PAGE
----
Pollen wafting from bioengineered corn to traditional varieties may be undermining the fight to keep pests from evolving resistance to pesticides, according to a new study.
Farmers who plant Bt corn, which is genetically engineered to make an insecticide produced by the bacterium Bacillus thuringiensis, by law must plant non-Bt corn nearby, explains Bruce Tabashnik of the University of Arizona in Tucson. By harboring susceptible pests, those non-Bt rows of corn, called a refuge, are supposed to slow down a pest population's tendency to develop resistance to the Bt pesticide.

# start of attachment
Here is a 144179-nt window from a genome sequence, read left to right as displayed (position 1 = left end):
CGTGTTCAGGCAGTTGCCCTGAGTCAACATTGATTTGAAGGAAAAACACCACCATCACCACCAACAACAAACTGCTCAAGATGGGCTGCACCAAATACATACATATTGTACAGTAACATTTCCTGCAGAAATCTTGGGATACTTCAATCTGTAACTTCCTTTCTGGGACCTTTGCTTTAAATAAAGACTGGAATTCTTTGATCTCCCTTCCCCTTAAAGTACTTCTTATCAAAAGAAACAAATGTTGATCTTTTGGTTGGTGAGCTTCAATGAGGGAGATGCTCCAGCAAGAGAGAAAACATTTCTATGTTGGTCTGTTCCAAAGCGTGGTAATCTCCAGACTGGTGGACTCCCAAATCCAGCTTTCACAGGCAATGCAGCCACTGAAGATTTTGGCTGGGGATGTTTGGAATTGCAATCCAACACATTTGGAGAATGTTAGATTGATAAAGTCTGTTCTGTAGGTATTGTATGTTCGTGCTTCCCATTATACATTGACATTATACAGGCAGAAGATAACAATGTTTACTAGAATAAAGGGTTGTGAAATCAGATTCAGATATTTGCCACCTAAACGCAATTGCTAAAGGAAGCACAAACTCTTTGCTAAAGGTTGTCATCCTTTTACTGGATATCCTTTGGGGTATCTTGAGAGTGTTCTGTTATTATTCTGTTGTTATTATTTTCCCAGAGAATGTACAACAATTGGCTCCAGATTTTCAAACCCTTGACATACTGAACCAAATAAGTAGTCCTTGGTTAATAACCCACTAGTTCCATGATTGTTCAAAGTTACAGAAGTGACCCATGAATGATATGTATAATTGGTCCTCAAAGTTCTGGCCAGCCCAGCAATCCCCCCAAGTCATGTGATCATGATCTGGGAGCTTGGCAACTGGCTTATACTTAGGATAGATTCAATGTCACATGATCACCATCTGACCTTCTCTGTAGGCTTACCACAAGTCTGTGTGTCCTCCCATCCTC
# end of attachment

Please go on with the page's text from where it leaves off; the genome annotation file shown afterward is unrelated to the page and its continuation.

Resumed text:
Tests show, however, that pollen from the Bt corn drifts over into the refuge and creates Bt-laced kernels in the ears of otherwise non-Bt plants, say Tabashnik and Charles Chilcutt of Texas A&M University in Corpus Christi. The rules for refuges may need revising, the researchers say in the May 18 Proceedings of the National Academy of Sciences.
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